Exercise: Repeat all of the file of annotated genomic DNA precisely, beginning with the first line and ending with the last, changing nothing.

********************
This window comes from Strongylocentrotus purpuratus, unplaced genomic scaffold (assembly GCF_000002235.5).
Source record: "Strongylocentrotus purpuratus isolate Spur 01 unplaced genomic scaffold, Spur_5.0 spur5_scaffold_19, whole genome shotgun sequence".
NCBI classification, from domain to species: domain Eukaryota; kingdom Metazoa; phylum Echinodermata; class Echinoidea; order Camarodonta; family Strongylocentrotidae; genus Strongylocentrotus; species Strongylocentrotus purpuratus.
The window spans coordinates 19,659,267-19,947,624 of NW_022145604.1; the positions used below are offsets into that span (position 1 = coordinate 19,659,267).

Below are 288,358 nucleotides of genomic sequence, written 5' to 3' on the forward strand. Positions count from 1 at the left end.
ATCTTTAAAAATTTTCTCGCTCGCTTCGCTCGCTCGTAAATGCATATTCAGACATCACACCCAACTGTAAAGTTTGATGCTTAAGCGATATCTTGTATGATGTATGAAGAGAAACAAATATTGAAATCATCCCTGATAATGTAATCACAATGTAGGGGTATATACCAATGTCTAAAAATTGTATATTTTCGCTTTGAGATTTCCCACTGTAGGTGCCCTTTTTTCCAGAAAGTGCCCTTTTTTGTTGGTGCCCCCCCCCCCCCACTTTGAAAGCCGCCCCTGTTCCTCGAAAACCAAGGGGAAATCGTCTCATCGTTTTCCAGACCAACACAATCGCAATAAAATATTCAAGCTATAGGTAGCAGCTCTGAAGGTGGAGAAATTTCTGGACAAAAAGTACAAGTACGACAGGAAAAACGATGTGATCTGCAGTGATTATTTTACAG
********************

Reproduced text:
This window comes from Strongylocentrotus purpuratus, unplaced genomic scaffold (assembly GCF_000002235.5).
Source record: "Strongylocentrotus purpuratus isolate Spur 01 unplaced genomic scaffold, Spur_5.0 spur5_scaffold_19, whole genome shotgun sequence".
NCBI classification, from domain to species: domain Eukaryota; kingdom Metazoa; phylum Echinodermata; class Echinoidea; order Camarodonta; family Strongylocentrotidae; genus Strongylocentrotus; species Strongylocentrotus purpuratus.
The window spans coordinates 19,659,267-19,947,624 of NW_022145604.1; the positions used below are offsets into that span (position 1 = coordinate 19,659,267).

Below are 288,358 nucleotides of genomic sequence, written 5' to 3' on the forward strand. Positions count from 1 at the left end.
ATCTTTAAAAATTTTCTCGCTCGCTTCGCTCGCTCGTAAATGCATATTCAGACATCACACCCAACTGTAAAGTTTGATGCTTAAGCGATATCTTGTATGATGTATGAAGAGAAACAAATATTGAAATCATCCCTGATAATGTAATCACAATGTAGGGGTATATACCAATGTCTAAAAATTGTATATTTTCGCTTTGAGATTTCCCACTGTAGGTGCCCTTTTTTCCAGAAAGTGCCCTTTTTTGTTGGTGCCCCCCCCCCCCCACTTTGAAAGCCGCCCCTGTTCCTCGAAAACCAAGGGGAAATCGTCTCATCGTTTTCCAGACCAACACAATCGCAATAAAATATTCAAGCTATAGGTAGCAGCTCTGAAGGTGGAGAAATTTCTGGACAAAAAGTACAAGTACGACAGGAAAAACGATGTGATCTGCAGTGATTATTTTACAG